Heinrich’s Reinhart Fuchs includes a fascinating variant on the presentation of the camel as a pompous papal legate in its French source. His (female) »olbente von Tuschulan« (Tusculum) essentially saves Reinhart from condemnation by arguing successfully that he must be summoned to defend himself (ll. 1433–57). Later, however, as a reward, the king, at Reinhart’s instigation, invites this camel to become Abbess of Erstein. She accepts this with perhaps undue alacrity; her initial attempts to impose her authority are rejected by the other nuns; and eventually they chase her into the Rhine and beat her almost to death – a circumstance the narrator uses to warn us against accepting gifts from untrustworthy people (ll. 2117–56). Many scholars see in this episode an allusion to the disputed and eventually unsuccessful attempt by Emperor Henry VI to place the real convent of Erstein in the hands of the Bishop of Strasbourg in 1191.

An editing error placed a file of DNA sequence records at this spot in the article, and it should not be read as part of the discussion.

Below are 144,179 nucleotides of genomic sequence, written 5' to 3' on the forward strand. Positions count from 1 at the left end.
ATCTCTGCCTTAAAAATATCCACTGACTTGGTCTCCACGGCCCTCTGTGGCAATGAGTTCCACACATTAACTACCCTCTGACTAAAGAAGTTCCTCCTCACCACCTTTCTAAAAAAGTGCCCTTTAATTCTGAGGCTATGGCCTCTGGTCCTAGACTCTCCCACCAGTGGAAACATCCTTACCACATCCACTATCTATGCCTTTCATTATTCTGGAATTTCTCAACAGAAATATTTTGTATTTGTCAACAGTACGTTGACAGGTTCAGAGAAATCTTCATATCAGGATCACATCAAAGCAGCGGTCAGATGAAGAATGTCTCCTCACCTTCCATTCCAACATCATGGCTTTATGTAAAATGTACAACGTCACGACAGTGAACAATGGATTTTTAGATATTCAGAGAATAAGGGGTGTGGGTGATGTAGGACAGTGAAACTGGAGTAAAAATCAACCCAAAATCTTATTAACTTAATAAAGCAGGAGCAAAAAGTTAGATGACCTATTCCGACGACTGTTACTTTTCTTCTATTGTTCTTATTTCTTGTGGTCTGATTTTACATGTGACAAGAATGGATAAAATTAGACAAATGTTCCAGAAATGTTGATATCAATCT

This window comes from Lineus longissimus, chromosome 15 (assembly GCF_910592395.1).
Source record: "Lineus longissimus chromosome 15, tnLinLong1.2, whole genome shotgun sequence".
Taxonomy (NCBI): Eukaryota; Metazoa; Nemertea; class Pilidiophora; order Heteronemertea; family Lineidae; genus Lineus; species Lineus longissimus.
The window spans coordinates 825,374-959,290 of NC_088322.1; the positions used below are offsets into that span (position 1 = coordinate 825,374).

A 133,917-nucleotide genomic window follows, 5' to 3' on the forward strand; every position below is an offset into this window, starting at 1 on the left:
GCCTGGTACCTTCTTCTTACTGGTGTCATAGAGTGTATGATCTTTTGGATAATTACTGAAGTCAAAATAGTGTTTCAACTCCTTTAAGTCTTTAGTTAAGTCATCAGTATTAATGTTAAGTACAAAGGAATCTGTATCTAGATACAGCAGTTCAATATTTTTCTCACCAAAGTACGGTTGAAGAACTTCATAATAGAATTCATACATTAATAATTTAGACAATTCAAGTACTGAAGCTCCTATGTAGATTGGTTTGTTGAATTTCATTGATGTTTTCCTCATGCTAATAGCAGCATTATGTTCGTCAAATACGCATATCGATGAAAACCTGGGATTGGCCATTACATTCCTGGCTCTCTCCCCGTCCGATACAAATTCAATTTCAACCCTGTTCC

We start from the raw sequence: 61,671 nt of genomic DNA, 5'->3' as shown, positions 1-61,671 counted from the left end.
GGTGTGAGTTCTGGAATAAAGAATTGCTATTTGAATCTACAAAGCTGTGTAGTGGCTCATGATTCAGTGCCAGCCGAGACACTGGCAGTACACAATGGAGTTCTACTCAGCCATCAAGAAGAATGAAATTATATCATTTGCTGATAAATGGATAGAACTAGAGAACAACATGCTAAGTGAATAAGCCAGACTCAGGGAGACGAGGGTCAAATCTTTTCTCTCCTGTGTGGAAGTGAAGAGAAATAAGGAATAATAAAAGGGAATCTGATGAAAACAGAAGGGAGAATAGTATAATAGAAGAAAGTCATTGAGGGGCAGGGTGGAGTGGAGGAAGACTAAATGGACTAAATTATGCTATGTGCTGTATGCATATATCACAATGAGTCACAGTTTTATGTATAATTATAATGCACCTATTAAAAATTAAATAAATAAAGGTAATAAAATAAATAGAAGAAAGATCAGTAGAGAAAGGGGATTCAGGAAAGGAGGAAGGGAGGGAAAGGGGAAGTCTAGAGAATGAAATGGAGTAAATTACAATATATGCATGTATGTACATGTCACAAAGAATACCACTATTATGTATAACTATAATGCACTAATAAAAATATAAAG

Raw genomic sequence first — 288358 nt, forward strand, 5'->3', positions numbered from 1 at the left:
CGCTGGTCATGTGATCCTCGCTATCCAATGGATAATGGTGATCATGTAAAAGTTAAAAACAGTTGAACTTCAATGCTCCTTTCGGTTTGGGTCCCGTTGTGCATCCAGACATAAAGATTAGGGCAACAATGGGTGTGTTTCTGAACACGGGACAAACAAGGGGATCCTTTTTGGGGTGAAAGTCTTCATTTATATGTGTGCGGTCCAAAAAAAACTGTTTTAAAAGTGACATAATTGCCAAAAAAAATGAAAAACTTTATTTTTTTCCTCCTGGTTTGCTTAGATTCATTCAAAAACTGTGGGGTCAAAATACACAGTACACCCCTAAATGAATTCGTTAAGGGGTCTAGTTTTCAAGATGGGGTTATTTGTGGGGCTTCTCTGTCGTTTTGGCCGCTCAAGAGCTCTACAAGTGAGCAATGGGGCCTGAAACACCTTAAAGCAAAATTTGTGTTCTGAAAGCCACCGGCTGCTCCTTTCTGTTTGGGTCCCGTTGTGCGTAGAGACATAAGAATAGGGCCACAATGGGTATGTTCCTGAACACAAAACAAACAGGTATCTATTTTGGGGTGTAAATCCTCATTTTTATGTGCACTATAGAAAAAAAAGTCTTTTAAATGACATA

Lit.: U. SCHWAB: Zur Datierung und Interpretation des RF, 1967.